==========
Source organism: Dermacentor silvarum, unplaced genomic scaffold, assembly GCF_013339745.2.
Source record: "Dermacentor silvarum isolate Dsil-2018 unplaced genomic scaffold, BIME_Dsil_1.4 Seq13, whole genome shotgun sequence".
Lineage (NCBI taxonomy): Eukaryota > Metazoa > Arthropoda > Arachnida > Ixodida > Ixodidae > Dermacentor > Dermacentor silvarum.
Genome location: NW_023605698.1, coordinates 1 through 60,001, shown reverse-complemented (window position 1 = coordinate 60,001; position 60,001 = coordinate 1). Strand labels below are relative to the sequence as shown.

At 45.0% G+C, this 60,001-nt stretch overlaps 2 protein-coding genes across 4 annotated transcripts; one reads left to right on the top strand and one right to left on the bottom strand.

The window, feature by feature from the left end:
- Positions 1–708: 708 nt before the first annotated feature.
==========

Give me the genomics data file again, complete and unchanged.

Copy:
Source organism: Dermacentor silvarum, unplaced genomic scaffold, assembly GCF_013339745.2.
Source record: "Dermacentor silvarum isolate Dsil-2018 unplaced genomic scaffold, BIME_Dsil_1.4 Seq13, whole genome shotgun sequence".
Lineage (NCBI taxonomy): Eukaryota > Metazoa > Arthropoda > Arachnida > Ixodida > Ixodidae > Dermacentor > Dermacentor silvarum.
Genome location: NW_023605698.1, coordinates 1 through 60,001, shown reverse-complemented (window position 1 = coordinate 60,001; position 60,001 = coordinate 1). Strand labels below are relative to the sequence as shown.

At 45.0% G+C, this 60,001-nt stretch overlaps 2 protein-coding genes across 4 annotated transcripts; one reads left to right on the top strand and one right to left on the bottom strand.

The window, feature by feature from the left end:
- Positions 1–708: 708 nt before the first annotated feature.